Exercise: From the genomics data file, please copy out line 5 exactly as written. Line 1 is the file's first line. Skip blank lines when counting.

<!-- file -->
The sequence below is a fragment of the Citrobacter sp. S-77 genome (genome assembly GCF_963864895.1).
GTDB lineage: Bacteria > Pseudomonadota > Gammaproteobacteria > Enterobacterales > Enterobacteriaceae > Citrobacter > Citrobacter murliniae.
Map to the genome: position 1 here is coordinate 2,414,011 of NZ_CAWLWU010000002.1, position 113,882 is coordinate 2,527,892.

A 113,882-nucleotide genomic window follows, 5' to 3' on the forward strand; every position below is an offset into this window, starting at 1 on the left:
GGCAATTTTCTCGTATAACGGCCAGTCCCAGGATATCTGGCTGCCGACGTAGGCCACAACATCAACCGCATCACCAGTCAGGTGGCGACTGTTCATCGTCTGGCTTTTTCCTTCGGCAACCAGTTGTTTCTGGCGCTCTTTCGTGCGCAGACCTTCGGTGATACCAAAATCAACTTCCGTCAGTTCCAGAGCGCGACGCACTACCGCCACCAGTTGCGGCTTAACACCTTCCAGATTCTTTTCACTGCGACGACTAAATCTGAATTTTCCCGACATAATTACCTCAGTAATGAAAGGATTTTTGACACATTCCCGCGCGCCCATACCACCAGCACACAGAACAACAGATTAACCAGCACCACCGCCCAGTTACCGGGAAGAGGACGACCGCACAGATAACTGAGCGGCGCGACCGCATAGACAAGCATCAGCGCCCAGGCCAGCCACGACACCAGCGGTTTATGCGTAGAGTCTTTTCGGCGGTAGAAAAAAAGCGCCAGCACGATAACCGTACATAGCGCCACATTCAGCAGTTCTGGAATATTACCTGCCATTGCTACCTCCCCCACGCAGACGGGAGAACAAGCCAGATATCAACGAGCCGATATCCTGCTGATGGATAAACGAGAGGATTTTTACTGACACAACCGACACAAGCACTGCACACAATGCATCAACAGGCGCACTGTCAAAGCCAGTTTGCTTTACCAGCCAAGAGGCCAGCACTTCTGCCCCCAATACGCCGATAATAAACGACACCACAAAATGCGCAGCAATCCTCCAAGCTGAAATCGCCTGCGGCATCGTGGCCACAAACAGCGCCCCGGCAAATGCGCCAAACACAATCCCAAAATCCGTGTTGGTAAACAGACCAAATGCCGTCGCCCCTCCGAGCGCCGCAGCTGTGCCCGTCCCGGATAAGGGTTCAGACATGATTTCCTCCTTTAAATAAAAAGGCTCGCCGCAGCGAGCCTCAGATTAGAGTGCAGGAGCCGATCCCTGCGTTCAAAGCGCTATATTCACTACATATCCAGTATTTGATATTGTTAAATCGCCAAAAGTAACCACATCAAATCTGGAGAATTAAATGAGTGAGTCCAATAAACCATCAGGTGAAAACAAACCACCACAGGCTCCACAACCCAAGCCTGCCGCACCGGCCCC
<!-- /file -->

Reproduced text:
GGCAATTTTCTCGTATAACGGCCAGTCCCAGGATATCTGGCTGCCGACGTAGGCCACAACATCAACCGCATCACCAGTCAGGTGGCGACTGTTCATCGTCTGGCTTTTTCCTTCGGCAACCAGTTGTTTCTGGCGCTCTTTCGTGCGCAGACCTTCGGTGATACCAAAATCAACTTCCGTCAGTTCCAGAGCGCGACGCACTACCGCCACCAGTTGCGGCTTAACACCTTCCAGATTCTTTTCACTGCGACGACTAAATCTGAATTTTCCCGACATAATTACCTCAGTAATGAAAGGATTTTTGACACATTCCCGCGCGCCCATACCACCAGCACACAGAACAACAGATTAACCAGCACCACCGCCCAGTTACCGGGAAGAGGACGACCGCACAGATAACTGAGCGGCGCGACCGCATAGACAAGCATCAGCGCCCAGGCCAGCCACGACACCAGCGGTTTATGCGTAGAGTCTTTTCGGCGGTAGAAAAAAAGCGCCAGCACGATAACCGTACATAGCGCCACATTCAGCAGTTCTGGAATATTACCTGCCATTGCTACCTCCCCCACGCAGACGGGAGAACAAGCCAGATATCAACGAGCCGATATCCTGCTGATGGATAAACGAGAGGATTTTTACTGACACAACCGACACAAGCACTGCACACAATGCATCAACAGGCGCACTGTCAAAGCCAGTTTGCTTTACCAGCCAAGAGGCCAGCACTTCTGCCCCCAATACGCCGATAATAAACGACACCACAAAATGCGCAGCAATCCTCCAAGCTGAAATCGCCTGCGGCATCGTGGCCACAAACAGCGCCCCGGCAAATGCGCCAAACACAATCCCAAAATCCGTGTTGGTAAACAGACCAAATGCCGTCGCCCCTCCGAGCGCCGCAGCTGTGCCCGTCCCGGATAAGGGTTCAGACATGATTTCCTCCTTTAAATAAAAAGGCTCGCCGCAGCGAGCCTCAGATTAGAGTGCAGGAGCCGATCCCTGCGTTCAAAGCGCTATATTCACTACATATCCAGTATTTGATATTGTTAAATCGCCAAAAGTAACCACATCAAATCTGGAGAATTAAATGAGTGAGTCCAATAAACCATCAGGTGAAAACAAACCACCACAGGCTCCACAACCCAAGCCTGCCGCACCGGCCCC